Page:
The upside protection I added to the December iron condor on October 15 has proven to be a profitable adjustment. As the market wandered higher, I was able to bleed off theta while keeping the position pretty close to delta-neutral. I've had some low-ball exiting orders working for a while, since getting out is still in front of me, and yesterday one of those orders filled, closing out a portion of my 620/610 put spread and locking in a nice profit on that portion.
My work schedule yesterday was weird, so I didn't actually notice the fill until this morning before the open. When I came in this morning, I discovered that between the closing of part of the put spread and the traveling of the market down the curve toward my call spread, my overall position was -20 delta. That's a lot more delta-negative than I want it to be, so I started looking at ways to adjust it again.
My original plan was to bring the delta back to nearly 0 without turning the theta negative or increasing the overall risk, since after all I have only a little more than a month before expiry, and increasing position at this stage would be kind of dumb. But the more analysis I do, it seems the best choice is to just close the position entirely. From where the market closed today, net liquidation value on the position is about 82c per contract. That's pretty close to the 1.00/contract level that I said made me "thrilled", so that's just fine.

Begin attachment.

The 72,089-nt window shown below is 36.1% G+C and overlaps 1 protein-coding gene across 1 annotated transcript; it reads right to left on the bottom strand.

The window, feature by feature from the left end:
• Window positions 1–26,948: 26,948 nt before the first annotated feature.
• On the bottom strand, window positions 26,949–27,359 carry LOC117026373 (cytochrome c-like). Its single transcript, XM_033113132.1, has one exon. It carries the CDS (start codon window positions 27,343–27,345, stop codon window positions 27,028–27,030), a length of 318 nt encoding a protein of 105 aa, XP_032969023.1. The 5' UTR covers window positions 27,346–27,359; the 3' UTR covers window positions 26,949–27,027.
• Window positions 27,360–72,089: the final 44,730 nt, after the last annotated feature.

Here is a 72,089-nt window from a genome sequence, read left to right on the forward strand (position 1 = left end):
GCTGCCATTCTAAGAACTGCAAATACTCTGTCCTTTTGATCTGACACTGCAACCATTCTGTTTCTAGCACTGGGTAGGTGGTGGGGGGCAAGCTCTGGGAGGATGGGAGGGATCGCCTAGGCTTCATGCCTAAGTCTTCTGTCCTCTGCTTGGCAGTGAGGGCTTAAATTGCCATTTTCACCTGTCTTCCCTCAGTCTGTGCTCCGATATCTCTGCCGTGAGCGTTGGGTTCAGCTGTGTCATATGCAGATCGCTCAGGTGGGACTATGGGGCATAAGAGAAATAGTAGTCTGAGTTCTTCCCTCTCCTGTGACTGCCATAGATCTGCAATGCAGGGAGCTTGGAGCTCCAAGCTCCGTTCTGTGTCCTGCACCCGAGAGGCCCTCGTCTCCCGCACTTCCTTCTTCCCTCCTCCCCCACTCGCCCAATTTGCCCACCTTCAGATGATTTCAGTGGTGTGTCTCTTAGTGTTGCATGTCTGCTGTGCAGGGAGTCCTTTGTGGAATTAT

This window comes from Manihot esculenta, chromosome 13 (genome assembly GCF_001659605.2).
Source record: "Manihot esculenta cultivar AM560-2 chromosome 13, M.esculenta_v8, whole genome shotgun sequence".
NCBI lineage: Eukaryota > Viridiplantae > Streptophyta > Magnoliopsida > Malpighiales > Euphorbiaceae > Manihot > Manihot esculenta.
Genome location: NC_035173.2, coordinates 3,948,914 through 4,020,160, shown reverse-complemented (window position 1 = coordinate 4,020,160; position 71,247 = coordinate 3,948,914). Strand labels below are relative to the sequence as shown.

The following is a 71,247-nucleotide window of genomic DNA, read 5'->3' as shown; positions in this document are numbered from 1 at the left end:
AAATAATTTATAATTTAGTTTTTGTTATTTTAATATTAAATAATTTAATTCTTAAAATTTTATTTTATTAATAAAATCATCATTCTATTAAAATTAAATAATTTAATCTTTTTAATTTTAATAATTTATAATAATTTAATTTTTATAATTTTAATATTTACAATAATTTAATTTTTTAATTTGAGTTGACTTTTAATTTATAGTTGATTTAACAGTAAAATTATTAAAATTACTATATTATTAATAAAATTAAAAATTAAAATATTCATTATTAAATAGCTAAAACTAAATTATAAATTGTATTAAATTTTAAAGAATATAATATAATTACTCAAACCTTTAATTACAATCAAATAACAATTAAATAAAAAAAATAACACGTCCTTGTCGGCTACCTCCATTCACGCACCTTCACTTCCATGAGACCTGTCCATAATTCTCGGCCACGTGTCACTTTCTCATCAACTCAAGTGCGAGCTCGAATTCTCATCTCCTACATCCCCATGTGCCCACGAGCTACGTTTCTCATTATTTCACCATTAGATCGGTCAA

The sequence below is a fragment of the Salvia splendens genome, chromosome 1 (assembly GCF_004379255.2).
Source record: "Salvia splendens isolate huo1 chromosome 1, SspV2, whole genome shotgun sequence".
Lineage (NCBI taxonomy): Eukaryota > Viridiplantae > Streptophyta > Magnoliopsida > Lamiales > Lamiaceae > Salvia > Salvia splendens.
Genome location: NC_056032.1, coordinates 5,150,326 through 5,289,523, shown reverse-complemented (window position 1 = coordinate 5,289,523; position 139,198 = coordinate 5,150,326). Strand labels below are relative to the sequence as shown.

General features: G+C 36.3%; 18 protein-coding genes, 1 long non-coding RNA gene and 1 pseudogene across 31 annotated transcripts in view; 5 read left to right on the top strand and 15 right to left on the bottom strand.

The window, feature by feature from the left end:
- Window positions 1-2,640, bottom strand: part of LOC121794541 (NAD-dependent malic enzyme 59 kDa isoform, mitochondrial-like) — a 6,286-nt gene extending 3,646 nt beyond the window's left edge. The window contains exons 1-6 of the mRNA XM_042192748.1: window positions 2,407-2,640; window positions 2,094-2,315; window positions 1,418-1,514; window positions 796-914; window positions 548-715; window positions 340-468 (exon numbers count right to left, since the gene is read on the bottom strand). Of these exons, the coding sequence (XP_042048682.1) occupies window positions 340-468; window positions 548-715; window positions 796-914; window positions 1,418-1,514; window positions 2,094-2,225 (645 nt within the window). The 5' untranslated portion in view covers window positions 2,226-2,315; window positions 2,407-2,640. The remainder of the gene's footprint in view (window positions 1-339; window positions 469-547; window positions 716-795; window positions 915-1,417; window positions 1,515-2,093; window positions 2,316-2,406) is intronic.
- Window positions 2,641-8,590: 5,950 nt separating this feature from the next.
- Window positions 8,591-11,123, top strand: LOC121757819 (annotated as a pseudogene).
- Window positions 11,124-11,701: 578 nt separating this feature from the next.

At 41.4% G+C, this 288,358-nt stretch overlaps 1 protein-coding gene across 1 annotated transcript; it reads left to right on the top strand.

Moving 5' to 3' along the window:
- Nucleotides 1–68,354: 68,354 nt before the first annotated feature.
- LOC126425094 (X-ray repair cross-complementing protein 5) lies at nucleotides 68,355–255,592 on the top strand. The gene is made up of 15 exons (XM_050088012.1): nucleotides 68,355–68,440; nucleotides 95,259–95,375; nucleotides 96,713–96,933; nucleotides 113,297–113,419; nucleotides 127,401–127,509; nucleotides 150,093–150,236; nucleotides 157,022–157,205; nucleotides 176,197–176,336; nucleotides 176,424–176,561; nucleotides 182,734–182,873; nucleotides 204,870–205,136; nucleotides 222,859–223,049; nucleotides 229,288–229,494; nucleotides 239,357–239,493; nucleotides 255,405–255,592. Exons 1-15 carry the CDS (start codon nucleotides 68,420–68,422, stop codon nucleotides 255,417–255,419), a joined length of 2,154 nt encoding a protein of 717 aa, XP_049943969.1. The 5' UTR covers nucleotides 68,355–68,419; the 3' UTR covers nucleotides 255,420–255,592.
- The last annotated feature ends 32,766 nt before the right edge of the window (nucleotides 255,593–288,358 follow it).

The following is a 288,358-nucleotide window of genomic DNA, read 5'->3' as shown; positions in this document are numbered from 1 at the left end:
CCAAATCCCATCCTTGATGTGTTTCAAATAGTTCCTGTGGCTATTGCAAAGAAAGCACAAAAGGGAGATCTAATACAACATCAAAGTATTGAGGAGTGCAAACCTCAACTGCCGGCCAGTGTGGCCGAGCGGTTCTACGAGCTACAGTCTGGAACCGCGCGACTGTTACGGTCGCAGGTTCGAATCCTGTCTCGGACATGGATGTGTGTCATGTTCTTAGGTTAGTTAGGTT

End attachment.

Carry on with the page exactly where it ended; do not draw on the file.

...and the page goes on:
I had already started working orders to adjust the delta before the close, and when I do that I always make the position-decreasing orders more aggressive than the position-increasing orders. Today was a good example of why I do this, since only one of my orders filled and I didn't have a chance to adjust my other orders to make sure they filled on the close. As it turns out, that's just as well, since I think I want to cancel my position-increasing orders anyway.
My original plan was to roll the 770/780 call spreads up to 790/800, also decreasing the position. This costs a fair amount of cash, but it also brings my delta up to +4 again, and makes theta a very healthy +9. But what am I really gaining by opening that 790/800 position? My thinking was that I needed to partially finance the 770/780 call spreads, but if I can make 82% of my "thrilled" level just by closing the position, there's no financing I need to do.
So here's my current position, which reflects the partial closing the 770/780 call spreads, but nothing else. Delta is all out of whack the other way, at +17, and theta is right at 0. I've got orders working to close the rest a little behind the market. Once it's open on Monday, I'll adjust everything around to be just about at the market, and put this December iron condor to rest.
Then I'll start looking at opening a new January position.
In other news, I was at the FIA Futures and Options Expo on Wednesday and chatted a bit with the people at the Think or Swim booth about why they're so mean about screen shots. I actually talked to a young lady who works with Scott Garland, and she indicated that everyone there is nervous about overstepping their bounds with TD Ameritrade, the recent purchasers of Think or Swim. So far TDA has more less left them alone, but the concern is that they'll get a lot more involved in the day-to-day business instead of just treating ToS like a profit center.
I understand their perspective, but I'm still a little steamed that I can't accurately depict my current position value here because of their concerns about intellectual property.